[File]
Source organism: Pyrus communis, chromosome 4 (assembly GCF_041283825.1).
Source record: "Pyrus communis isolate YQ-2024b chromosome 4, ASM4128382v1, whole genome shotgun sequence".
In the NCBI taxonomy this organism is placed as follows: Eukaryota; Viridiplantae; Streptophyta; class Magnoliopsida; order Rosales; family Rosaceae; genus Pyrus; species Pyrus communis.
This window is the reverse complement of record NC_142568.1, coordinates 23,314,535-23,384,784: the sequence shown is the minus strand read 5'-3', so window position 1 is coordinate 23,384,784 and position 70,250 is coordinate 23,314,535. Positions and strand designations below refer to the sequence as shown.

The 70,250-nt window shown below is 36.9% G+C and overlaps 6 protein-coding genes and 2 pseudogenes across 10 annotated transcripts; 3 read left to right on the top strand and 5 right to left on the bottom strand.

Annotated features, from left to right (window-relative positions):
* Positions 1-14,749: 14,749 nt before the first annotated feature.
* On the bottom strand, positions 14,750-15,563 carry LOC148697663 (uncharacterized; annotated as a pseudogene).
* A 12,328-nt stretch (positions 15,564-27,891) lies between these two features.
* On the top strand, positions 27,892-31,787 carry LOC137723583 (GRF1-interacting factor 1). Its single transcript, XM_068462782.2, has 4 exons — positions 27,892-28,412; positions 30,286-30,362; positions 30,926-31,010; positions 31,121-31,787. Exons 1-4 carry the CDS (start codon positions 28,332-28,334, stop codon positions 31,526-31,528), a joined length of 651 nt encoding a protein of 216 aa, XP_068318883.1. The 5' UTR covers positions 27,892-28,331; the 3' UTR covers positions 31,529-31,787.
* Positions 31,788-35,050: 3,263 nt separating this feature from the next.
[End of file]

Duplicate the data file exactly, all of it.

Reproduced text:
Source organism: Pyrus communis, chromosome 4 (assembly GCF_041283825.1).
Source record: "Pyrus communis isolate YQ-2024b chromosome 4, ASM4128382v1, whole genome shotgun sequence".
In the NCBI taxonomy this organism is placed as follows: Eukaryota; Viridiplantae; Streptophyta; class Magnoliopsida; order Rosales; family Rosaceae; genus Pyrus; species Pyrus communis.
This window is the reverse complement of record NC_142568.1, coordinates 23,314,535-23,384,784: the sequence shown is the minus strand read 5'-3', so window position 1 is coordinate 23,384,784 and position 70,250 is coordinate 23,314,535. Positions and strand designations below refer to the sequence as shown.

The 70,250-nt window shown below is 36.9% G+C and overlaps 6 protein-coding genes and 2 pseudogenes across 10 annotated transcripts; 3 read left to right on the top strand and 5 right to left on the bottom strand.

Annotated features, from left to right (window-relative positions):
* Positions 1-14,749: 14,749 nt before the first annotated feature.
* On the bottom strand, positions 14,750-15,563 carry LOC148697663 (uncharacterized; annotated as a pseudogene).
* A 12,328-nt stretch (positions 15,564-27,891) lies between these two features.
* On the top strand, positions 27,892-31,787 carry LOC137723583 (GRF1-interacting factor 1). Its single transcript, XM_068462782.2, has 4 exons — positions 27,892-28,412; positions 30,286-30,362; positions 30,926-31,010; positions 31,121-31,787. Exons 1-4 carry the CDS (start codon positions 28,332-28,334, stop codon positions 31,526-31,528), a joined length of 651 nt encoding a protein of 216 aa, XP_068318883.1. The 5' UTR covers positions 27,892-28,331; the 3' UTR covers positions 31,529-31,787.
* Positions 31,788-35,050: 3,263 nt separating this feature from the next.